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Titus Andronicus - Shakespeare's Globe (Review)

Titus Andronicus, Shakespeare's Globe. Photo by John Tramper

Review by Oli Burley

I WATCHED Titus Andronicus at The Globe fearing the worst – and that’s what I got. And I was gripped.

Rape, murder, mutilation: director Lucy Bailey serves up all three raw, complete with Roman trimmings, in a production that is worryingly satisfying.

From the outset, William Shakespeare’s most gruesome play is given a doom-laden feel by the black velarium that covers the theatre’s open roof.

The awning traps in the sound, magnifying Titus’s triumphant return from defeating the Goths, but also keeps out the light as the play darkens.

And how it does so. Never before have I seen mankind unravel before my eyes in such a systematic, savage manner.

Douglas Hodge excels as Titus, Rome’s famed general, who takes brutal revenge on Tamora, Queen of the Goths (Geraldine Alexander), for atrocities done to his family.

Glorious in victory, broken in despair, manic in retaliation – Hodge drives on the action until, with no tears left to shed, he orchestrates the play’s revoltingly comic finale.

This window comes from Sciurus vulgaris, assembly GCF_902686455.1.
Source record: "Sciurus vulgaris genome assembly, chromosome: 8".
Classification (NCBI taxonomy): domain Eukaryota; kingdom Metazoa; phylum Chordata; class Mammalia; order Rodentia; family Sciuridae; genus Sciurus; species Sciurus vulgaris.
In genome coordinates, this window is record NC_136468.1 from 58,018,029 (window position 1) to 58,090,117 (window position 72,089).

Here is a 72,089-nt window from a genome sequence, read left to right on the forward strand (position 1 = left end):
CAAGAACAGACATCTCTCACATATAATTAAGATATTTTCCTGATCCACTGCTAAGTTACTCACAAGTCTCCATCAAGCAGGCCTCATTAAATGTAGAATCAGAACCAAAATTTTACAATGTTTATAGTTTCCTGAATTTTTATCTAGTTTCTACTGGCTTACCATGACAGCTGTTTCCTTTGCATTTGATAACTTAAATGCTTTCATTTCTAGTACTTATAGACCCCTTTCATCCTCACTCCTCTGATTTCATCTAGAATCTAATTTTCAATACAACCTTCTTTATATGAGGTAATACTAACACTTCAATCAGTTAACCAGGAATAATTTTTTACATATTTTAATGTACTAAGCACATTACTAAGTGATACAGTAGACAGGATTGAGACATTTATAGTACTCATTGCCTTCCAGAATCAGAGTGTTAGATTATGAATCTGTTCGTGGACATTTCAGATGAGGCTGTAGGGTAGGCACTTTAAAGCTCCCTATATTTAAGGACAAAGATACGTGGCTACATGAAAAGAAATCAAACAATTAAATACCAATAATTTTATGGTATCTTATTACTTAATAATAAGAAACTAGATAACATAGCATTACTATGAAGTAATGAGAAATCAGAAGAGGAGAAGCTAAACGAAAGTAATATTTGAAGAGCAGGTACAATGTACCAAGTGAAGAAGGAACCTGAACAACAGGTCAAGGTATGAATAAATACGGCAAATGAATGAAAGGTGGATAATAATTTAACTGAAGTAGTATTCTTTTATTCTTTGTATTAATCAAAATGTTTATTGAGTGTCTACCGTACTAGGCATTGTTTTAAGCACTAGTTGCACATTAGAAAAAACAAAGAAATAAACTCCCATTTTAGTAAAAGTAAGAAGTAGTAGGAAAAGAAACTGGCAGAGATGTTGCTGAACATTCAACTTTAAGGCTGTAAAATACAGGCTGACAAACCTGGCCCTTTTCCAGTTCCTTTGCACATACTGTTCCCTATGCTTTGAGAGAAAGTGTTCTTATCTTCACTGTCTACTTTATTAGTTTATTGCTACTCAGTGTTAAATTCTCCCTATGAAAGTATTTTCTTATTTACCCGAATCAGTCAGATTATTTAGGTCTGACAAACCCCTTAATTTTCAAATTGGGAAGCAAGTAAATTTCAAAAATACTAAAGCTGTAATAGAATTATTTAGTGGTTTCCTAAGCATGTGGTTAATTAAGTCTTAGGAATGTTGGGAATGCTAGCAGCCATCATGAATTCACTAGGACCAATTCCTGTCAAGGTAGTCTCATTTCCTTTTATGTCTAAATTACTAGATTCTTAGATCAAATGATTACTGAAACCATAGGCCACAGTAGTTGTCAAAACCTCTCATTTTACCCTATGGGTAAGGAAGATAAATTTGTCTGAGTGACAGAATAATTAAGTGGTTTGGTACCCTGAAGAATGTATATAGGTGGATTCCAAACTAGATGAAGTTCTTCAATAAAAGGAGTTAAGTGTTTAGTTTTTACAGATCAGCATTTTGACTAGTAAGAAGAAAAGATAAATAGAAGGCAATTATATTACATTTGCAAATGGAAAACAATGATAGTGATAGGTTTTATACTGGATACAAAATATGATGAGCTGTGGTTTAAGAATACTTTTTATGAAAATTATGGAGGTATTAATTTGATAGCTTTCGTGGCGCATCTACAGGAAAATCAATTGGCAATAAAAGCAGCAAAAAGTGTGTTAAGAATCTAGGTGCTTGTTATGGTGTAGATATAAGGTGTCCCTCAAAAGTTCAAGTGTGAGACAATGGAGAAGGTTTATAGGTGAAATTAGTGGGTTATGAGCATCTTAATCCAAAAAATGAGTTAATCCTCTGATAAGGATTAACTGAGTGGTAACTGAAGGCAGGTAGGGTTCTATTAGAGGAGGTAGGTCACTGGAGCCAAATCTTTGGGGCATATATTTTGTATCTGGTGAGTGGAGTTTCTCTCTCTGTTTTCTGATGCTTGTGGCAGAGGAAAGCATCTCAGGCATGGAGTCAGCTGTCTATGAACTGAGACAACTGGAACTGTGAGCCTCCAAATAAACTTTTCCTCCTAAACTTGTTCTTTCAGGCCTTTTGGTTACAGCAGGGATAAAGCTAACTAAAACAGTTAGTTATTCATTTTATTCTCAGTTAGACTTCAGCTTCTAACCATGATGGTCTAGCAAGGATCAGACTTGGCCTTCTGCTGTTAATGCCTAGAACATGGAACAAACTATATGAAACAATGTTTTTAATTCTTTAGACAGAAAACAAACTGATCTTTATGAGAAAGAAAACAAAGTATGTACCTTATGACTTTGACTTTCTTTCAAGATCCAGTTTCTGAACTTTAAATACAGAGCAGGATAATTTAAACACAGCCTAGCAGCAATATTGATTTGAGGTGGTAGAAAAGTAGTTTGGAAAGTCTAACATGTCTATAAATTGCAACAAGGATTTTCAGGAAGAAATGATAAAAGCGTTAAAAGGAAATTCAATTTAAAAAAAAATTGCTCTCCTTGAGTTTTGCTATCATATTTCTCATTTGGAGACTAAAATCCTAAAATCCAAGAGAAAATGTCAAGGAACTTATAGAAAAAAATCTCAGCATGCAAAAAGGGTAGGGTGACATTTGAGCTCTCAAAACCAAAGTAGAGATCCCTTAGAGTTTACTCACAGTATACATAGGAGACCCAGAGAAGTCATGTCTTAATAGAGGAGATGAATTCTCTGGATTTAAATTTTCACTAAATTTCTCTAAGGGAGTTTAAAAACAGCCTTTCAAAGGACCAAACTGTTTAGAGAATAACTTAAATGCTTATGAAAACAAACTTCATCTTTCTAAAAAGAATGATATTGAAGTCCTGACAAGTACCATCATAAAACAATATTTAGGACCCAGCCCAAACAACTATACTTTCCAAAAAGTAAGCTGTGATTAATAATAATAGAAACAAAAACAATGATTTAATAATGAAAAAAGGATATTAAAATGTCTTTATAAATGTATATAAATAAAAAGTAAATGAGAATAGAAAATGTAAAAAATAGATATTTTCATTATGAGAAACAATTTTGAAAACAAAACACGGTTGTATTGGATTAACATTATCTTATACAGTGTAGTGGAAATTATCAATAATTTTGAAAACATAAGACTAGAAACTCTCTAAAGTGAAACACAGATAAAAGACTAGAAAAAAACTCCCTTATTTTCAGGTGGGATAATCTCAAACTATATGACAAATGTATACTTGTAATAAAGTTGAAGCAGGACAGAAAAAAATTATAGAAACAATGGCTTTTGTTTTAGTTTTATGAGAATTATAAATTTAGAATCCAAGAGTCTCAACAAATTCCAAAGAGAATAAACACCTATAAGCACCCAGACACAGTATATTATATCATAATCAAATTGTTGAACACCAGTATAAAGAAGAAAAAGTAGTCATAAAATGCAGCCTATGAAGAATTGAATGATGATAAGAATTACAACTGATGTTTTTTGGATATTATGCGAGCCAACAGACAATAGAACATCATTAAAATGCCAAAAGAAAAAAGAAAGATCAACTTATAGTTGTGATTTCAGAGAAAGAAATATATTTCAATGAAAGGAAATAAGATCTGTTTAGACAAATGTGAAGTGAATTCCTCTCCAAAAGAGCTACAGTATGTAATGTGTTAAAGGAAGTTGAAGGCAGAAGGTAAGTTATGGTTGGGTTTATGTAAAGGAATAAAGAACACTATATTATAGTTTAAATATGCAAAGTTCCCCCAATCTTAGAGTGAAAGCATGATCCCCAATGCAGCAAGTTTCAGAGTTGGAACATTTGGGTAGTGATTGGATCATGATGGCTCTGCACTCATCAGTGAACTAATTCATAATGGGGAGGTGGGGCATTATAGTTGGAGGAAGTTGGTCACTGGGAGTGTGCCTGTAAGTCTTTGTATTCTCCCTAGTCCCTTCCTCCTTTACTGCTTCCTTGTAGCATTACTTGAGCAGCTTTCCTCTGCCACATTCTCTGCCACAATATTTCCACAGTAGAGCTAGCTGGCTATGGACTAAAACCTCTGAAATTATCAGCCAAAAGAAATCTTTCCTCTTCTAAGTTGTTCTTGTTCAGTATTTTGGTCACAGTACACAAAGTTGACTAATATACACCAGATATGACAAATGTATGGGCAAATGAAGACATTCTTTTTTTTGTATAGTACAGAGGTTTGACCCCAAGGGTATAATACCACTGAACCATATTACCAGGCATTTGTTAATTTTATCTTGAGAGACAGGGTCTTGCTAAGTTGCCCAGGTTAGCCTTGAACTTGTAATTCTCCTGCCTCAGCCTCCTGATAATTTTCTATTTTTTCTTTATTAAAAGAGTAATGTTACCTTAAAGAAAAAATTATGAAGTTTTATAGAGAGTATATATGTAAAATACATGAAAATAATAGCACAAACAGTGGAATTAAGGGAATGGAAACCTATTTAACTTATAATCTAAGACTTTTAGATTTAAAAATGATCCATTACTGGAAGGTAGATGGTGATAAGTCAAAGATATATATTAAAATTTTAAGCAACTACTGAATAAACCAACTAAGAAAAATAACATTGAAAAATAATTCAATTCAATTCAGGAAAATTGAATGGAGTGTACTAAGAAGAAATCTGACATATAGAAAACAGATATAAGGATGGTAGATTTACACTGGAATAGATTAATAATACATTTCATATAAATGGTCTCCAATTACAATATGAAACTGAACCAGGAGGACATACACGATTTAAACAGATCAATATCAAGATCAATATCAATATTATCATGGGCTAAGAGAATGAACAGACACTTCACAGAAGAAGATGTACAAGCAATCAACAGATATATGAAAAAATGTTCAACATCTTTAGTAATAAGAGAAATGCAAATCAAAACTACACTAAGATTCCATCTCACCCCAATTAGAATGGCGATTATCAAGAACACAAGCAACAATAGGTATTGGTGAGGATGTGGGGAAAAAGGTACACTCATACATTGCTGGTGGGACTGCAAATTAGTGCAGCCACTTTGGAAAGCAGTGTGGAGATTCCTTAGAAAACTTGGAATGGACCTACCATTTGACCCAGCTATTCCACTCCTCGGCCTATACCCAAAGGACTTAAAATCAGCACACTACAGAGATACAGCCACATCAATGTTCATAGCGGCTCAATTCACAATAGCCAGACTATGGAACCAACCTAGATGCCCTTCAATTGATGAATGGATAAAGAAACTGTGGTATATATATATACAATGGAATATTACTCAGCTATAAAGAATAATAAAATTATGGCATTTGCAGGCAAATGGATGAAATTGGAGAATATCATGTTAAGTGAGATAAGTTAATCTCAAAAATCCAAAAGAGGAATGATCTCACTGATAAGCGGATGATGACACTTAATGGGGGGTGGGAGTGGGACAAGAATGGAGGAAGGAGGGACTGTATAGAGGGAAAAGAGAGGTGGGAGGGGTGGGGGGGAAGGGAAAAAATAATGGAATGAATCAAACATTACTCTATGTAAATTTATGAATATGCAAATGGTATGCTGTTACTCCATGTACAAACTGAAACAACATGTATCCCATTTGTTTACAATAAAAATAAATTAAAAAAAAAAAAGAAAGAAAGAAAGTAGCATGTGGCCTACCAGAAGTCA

His strength of fervour is matched only by the utter lack of remorse shown by the Moor Aaron (Shaun Parkes), whose lust for Tamora is electric.

The pair egg her sons, Chiron (Richard Riddell) and Demetrius (Sam Alexander), on to foul deeds, including the brutalisation of Titus’s daughter, Lavinia, played captivatingly by Laura Rees.

The resulting chaos is not just played out on stage, but also in the yard as Bailey gives her actors licence to roam amongst the audience.

Time and again the protagonists, pushed around on wheeled towers, scatter the groundlings while soldiers and hunters cause equal confusion in the crowd.

In this way, Bailey transforms the theatre into an arena, dragging the public into the “wilderness of tigers” that is Rome and making them complicit in its suffering.

The final distance between Aaron, strung up on a platform in the yard, and the liberating Lucius (David Sturzaker), who is rightly centre stage, is vast – in metres and morality.

Yet it is difficult not to collude in the violence and probably explains why, despite my misgivings, I was later drawn to the bottled ‘theatre blood’ on sale in The Globe shop.

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Titus Andronicus at Shakespeare’s Globe
Director – Lucy Bailey
Designer – William Dudley
Music – Django Bates

CAST: Douglas Hodge; Shaun Parkes; Lavinia Laura Rees; Geraldine Alexander; Richard O’Callaghan.
Running time: 3hrs (incl interval)
Booking until Friday, October 6, 2006.
Telephone: 020 7401 9919